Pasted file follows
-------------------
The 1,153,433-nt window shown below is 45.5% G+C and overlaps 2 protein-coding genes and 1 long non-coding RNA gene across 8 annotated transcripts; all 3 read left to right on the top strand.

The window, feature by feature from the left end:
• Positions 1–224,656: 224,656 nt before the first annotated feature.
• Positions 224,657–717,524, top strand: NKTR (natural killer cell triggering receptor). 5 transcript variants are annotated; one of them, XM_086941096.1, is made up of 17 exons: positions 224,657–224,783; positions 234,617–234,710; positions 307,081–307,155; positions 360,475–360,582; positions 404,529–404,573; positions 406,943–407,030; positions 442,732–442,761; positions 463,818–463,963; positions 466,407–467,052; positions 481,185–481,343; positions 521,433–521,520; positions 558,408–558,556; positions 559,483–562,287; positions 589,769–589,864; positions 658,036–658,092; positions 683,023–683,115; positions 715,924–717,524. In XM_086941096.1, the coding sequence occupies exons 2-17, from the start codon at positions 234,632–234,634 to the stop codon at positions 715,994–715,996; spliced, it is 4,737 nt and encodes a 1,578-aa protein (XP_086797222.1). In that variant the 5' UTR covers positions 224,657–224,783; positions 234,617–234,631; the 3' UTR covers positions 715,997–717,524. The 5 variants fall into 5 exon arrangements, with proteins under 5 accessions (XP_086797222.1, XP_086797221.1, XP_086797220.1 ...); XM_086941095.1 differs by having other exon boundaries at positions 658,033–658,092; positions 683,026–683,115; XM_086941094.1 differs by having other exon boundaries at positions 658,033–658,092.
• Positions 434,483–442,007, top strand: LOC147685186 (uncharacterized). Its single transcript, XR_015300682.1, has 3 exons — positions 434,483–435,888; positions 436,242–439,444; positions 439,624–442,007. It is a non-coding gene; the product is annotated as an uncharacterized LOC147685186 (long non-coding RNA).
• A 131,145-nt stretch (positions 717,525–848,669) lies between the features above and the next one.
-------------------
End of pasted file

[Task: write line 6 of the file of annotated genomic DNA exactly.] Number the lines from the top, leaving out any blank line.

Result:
• A 131,145-nt stretch (positions 717,525–848,669) lies between the features above and the next one.